### Compare to Classical

Here are the estimates from the vars package

t(round(
vars::Bcoef(
vars:::VAR(scale(na.omit(Y)), type = "none")),
digits = 3)
)

#>                  interested disinterested excited  upset strong stressed  steps
#> interested.l1         0.229        -0.012   0.184 -0.100  0.180    0.015  0.112
#> disinterested.l1     -0.050        -0.006   0.057 -0.019  0.050    0.092 -0.022
#> excited.l1           -0.088        -0.193   0.002  0.056 -0.091    0.093  0.106
#> upset.l1             -0.155         0.260  -0.096  0.436  0.058    0.321 -0.092
#> strong.l1             0.027         0.182   0.025  0.047  0.188   -0.073 -0.192
#> stressed.l1          -0.021        -0.012  -0.033 -0.046 -0.077    0.152  0.133
#> steps.l1             -0.157         0.183  -0.210  0.153 -0.093    0.207  0.041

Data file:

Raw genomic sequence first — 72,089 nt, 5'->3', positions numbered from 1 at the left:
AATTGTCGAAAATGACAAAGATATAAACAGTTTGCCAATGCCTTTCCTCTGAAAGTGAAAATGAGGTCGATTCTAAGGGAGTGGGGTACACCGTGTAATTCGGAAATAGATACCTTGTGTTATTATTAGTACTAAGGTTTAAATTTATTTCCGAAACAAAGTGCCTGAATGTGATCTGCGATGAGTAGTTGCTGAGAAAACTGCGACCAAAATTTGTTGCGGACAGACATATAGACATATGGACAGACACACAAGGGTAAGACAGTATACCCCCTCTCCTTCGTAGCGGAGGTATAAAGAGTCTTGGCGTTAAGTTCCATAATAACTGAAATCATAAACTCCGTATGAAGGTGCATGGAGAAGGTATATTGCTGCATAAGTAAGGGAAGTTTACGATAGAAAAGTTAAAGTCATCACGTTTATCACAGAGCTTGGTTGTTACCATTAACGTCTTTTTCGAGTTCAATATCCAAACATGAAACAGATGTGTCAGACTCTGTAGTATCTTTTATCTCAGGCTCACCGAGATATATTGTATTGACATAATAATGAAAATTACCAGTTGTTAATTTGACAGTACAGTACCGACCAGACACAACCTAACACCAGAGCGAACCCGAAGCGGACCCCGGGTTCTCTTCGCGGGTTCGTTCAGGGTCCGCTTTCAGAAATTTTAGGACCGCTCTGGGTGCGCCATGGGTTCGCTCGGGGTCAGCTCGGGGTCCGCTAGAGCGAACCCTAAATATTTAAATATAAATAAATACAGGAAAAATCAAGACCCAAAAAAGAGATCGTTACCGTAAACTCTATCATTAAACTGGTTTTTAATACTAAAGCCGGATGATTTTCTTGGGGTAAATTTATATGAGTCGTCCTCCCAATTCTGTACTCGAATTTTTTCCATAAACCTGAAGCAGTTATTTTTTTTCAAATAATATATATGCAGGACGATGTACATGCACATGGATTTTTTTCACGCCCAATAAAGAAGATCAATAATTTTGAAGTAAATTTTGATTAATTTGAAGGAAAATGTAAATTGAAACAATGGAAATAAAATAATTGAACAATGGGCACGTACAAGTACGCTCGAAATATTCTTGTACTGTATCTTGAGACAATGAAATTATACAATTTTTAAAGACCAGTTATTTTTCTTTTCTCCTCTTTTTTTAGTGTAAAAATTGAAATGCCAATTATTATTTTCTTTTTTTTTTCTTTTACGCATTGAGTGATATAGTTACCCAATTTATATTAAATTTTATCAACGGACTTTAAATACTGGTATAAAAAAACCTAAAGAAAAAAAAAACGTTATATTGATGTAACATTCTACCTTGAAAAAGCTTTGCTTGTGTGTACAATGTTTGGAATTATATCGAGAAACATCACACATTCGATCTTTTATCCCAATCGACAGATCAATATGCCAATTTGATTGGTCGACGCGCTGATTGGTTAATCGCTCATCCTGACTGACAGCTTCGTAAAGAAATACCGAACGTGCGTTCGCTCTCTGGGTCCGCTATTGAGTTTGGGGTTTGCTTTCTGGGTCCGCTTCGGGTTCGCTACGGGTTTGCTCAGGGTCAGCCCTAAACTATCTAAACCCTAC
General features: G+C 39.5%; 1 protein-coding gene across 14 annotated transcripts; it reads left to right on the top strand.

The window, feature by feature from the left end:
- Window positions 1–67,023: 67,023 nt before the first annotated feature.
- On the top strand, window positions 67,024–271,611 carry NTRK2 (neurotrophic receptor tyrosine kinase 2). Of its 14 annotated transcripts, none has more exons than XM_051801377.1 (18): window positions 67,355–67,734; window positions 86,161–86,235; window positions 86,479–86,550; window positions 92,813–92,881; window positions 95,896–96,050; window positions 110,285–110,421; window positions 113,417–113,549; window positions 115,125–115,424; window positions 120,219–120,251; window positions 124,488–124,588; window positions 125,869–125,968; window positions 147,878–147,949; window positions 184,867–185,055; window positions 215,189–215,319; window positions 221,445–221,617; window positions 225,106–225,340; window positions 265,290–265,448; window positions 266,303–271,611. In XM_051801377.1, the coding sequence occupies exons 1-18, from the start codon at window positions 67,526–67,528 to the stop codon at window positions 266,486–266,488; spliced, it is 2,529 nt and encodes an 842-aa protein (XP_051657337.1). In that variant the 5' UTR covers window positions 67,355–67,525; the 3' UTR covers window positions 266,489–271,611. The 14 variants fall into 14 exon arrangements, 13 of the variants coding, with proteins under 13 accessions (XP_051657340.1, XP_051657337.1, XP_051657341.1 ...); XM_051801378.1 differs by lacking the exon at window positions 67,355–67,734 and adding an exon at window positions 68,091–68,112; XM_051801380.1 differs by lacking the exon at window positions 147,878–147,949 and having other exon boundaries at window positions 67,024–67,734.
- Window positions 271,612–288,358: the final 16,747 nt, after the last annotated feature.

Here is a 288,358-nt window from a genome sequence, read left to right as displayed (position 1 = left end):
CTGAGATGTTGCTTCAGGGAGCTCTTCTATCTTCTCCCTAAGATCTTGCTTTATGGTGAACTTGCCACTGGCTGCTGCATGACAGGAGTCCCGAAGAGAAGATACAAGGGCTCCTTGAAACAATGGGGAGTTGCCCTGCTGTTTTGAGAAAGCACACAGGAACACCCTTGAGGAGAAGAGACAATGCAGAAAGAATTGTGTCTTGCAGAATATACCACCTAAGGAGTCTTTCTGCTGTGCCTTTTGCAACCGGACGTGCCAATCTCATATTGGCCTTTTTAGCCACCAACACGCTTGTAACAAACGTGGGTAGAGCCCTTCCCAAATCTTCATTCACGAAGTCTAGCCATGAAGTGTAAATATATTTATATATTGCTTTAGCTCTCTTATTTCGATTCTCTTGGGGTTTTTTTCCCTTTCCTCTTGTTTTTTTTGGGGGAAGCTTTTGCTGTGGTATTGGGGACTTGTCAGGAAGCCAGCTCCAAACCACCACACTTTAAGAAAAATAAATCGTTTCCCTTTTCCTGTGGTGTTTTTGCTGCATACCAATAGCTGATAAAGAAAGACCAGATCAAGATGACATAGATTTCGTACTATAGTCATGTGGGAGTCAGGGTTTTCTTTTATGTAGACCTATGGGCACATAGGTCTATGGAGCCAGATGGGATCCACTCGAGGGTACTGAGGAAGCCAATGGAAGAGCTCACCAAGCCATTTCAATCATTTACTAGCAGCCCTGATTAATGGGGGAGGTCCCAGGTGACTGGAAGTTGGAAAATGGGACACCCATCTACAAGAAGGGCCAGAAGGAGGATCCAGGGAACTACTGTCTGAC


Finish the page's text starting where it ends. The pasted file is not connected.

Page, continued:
Recall that the “estimation” methods are similar to, in this case, ordinary least squares. The graphical structure in BGGM is determined with credible intervals, which will be quite similar to using confidence intervals. Hence for those researchers unfamiliar with Bayesian methods the “estimation” methods are perhaps a nice place to start.

## Summarize Model

The model can also be summarized with

print(
summary(fit,  cred = 0.95),
param = "pcor"
)

#> BGGM: Bayesian Gaussian Graphical Models
#> ---
#> Vector Autoregressive Model (VAR)
#> ---
#> Partial Correlations:
#>
#>                   Relation Post.mean Post.sd Cred.lb Cred.ub
#>  interested--disinterested    -0.170   0.108  -0.382   0.044
#>        interested--excited     0.388   0.085   0.219   0.546
#>     disinterested--excited    -0.172   0.104  -0.369   0.049
#>          interested--upset    -0.217   0.106  -0.417   0.000
#>       disinterested--upset    -0.029   0.101  -0.239   0.161
#>             excited--upset    -0.126   0.098  -0.315   0.066
#>         interested--strong     0.313   0.090   0.135   0.480
#>      disinterested--strong     0.094   0.112  -0.120   0.318